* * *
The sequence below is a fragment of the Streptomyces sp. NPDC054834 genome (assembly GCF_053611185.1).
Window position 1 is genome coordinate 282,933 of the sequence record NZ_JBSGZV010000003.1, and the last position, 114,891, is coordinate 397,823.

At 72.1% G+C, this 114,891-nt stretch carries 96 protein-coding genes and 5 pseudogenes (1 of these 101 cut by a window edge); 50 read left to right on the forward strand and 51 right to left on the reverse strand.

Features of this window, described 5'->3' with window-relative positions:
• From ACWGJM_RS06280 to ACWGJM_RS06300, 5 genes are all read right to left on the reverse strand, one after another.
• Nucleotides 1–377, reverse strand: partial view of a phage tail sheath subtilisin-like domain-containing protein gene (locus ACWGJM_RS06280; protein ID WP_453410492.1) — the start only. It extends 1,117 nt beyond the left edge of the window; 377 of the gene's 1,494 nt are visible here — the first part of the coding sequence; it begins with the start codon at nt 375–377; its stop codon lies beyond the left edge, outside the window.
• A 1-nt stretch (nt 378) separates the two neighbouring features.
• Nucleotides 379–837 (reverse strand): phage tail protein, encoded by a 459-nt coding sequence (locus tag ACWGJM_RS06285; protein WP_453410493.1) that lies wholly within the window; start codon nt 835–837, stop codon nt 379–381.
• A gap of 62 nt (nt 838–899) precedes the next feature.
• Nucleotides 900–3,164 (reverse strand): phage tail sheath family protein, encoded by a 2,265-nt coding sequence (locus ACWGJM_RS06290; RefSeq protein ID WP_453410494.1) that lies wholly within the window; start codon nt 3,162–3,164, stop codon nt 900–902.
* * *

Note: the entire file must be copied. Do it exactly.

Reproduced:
The sequence below is a fragment of the Streptomyces sp. NPDC054834 genome (assembly GCF_053611185.1).
Window position 1 is genome coordinate 282,933 of the sequence record NZ_JBSGZV010000003.1, and the last position, 114,891, is coordinate 397,823.

At 72.1% G+C, this 114,891-nt stretch carries 96 protein-coding genes and 5 pseudogenes (1 of these 101 cut by a window edge); 50 read left to right on the forward strand and 51 right to left on the reverse strand.

Features of this window, described 5'->3' with window-relative positions:
• From ACWGJM_RS06280 to ACWGJM_RS06300, 5 genes are all read right to left on the reverse strand, one after another.
• Nucleotides 1–377, reverse strand: partial view of a phage tail sheath subtilisin-like domain-containing protein gene (locus ACWGJM_RS06280; protein ID WP_453410492.1) — the start only. It extends 1,117 nt beyond the left edge of the window; 377 of the gene's 1,494 nt are visible here — the first part of the coding sequence; it begins with the start codon at nt 375–377; its stop codon lies beyond the left edge, outside the window.
• A 1-nt stretch (nt 378) separates the two neighbouring features.
• Nucleotides 379–837 (reverse strand): phage tail protein, encoded by a 459-nt coding sequence (locus tag ACWGJM_RS06285; protein WP_453410493.1) that lies wholly within the window; start codon nt 835–837, stop codon nt 379–381.
• A gap of 62 nt (nt 838–899) precedes the next feature.
• Nucleotides 900–3,164 (reverse strand): phage tail sheath family protein, encoded by a 2,265-nt coding sequence (locus ACWGJM_RS06290; RefSeq protein ID WP_453410494.1) that lies wholly within the window; start codon nt 3,162–3,164, stop codon nt 900–902.